Santa Cruz WSR: Update on the Opal Cliffs Project

Our mission at Save The Waves is to protect surf ecosystems across the globe. But some of our projects and passions are a lot closer to home: Santa Cruz is the 4th World Surfing Reserve, stretching from Natural Bridges to Opal Cliffs. As a World Surfing Reserve, we work to leverage this designation, the community and Santa Cruz’s outstanding waves to help protect coastal resources.


Currently, Opal Cliffs is part of the Shoreline Protection Exception Area (SPEA) of the proposed Santa Cruz County Local Coastal Plan (LCP) Amendment. 


Save The Waves, alongside the Local Stewardship Council of the Santa Cruz World Surfing Reserve, are concerned with certain provisions of the Land Use Plan and updates to the Implementation Plan of the LCP relating to Santa Cruz County’s coastal hazards response. The updates allow extensive hard armoring along the Opal Cliffs area which is a critically important zone for coastal recreation and surfing as well as marine wildlife.


Most importantly, the plan allows for hard armoring, but does not consider the relevant impacts to surf resources and the effects of climate change and sea level rise over the long term. 


Any significant alterations to the coastline and the bluffs in Santa Cruz may have impacts on coastal processes and need to have a more significant community engagement process where local surfers, community stakeholders beyond the ocean front property owners, and including members of the public such as visitors who enjoy the beach and surf resources have the opportunity to learn about the proposed changes and can participate in a forum to have their questions answered and concerns incorporated.


We do not believe that the plan as written has adequately addressed the above topics of concern and we therefore agree with the Coastal Commission staff report that the proposed LCP amendment should be denied.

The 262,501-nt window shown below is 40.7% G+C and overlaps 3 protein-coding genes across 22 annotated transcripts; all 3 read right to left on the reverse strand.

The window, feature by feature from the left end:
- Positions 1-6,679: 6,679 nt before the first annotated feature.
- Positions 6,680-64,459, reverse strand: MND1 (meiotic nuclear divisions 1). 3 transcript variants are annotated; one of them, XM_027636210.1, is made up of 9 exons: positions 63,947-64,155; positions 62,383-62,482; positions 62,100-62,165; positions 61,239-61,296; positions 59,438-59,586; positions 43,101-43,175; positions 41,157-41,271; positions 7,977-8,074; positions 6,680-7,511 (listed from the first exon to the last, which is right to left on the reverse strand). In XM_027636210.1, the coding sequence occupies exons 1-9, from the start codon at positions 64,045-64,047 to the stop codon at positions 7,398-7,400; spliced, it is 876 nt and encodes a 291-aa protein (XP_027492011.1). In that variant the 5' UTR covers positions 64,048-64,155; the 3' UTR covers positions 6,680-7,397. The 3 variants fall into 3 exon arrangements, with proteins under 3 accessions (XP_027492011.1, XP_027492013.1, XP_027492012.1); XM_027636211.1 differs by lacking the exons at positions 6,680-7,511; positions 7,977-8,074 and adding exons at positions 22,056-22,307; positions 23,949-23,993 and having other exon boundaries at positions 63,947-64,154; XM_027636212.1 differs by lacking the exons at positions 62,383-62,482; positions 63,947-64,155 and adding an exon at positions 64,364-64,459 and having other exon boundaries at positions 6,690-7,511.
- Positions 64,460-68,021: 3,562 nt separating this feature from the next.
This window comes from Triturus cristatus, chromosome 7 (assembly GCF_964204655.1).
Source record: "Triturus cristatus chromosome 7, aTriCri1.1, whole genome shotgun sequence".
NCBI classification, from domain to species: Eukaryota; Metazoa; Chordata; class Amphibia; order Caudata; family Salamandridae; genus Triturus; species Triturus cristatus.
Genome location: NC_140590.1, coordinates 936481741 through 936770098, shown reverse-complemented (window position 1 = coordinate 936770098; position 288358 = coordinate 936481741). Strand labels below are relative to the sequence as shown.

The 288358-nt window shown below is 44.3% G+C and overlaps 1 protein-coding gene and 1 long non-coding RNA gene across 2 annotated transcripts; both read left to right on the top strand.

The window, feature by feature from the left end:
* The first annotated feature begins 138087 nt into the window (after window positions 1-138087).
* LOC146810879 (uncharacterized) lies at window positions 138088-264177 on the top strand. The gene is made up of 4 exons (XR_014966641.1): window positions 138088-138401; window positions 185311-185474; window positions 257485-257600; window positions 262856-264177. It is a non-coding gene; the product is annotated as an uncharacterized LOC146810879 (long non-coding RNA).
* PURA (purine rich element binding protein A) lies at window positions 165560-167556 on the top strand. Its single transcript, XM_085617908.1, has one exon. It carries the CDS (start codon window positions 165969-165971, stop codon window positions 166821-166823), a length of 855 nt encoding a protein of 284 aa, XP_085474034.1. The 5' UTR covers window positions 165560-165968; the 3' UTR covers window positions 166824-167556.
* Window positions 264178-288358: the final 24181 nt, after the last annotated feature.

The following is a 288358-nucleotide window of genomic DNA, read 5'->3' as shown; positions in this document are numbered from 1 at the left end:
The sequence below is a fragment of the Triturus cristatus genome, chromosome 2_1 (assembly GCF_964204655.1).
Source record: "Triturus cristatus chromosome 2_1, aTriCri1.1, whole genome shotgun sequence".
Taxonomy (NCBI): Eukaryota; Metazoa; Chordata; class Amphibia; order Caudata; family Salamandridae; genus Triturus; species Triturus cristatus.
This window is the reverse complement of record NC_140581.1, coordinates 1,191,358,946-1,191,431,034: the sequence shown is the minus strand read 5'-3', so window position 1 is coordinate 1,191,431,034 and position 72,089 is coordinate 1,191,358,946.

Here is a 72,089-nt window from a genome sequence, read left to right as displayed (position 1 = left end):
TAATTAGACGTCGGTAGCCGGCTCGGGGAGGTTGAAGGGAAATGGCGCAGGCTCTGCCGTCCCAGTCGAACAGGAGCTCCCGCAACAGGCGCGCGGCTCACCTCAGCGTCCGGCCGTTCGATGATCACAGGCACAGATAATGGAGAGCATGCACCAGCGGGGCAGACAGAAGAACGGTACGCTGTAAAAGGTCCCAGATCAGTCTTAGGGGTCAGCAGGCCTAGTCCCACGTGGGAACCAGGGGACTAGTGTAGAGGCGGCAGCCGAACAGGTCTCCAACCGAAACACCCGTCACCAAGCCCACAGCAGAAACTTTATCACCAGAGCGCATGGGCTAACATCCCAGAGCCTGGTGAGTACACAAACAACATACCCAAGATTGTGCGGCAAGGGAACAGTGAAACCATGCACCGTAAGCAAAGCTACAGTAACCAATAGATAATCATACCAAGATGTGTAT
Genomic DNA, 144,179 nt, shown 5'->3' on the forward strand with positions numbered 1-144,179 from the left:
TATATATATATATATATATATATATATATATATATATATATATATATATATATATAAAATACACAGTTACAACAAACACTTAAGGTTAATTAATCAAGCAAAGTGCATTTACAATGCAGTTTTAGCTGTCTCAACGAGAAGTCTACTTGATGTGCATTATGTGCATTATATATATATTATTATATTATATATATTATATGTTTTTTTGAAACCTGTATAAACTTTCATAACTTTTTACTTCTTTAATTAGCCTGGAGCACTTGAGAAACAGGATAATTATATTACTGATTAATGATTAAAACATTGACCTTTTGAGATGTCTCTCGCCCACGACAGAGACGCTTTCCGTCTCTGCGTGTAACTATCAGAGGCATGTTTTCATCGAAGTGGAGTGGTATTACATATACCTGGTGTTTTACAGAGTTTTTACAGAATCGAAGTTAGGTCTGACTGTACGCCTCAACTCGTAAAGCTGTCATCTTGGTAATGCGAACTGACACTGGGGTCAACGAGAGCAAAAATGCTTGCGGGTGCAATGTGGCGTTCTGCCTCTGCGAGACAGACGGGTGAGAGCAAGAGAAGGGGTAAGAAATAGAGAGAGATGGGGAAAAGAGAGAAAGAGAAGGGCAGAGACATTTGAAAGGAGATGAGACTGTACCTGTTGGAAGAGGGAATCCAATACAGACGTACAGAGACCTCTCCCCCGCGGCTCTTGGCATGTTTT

Save The Waves and the World Surfing Reserve believe that a different approach should be considered in order to protect surf resources. We must ensure that efforts to protect public and private infrastructure from sea level rise integrate actions, policies, mitigation and monitoring and incorporate a wide variety of options that consider the long-term vision for the Santa Cruz coast. 


The Coastal Commission staff notes in their report that the best approach moving forward is to find consensus between all relevant stakeholders as well as clarify and simplify the objectives of the project. We believe that the World Surfing Reserve can function as a relevant community platform to 1) discuss the key issues at stake, 2) ensure the public and the surfing community can participate and 3) help determine how to best protect coastal resources in the face of climate change and sea level rise.


In conclusion, we have asked that the Coastal Commission deny the proposal for East Cliff Armoring in the current Local Coastal Plan Amendment for Santa Cruz County at this time, and include a robust community process to ensure that surf resources are accounted for and broad consensus is reached among key stakeholders.  


We are excited to work with the County on a plan that ensures the protection of the coastline and waves of the Santa Cruz World Surfing Reserve.


If you wish to listen in and want to see how this project is voted on or make a public comment, join the Coastal Commission hearing this Friday October 14th. Find more information at: https://www.coastal.ca.gov/meetings/agenda/#/2022/10




Shaun Burns

Santa Cruz World Surfing Reserve Coordinator



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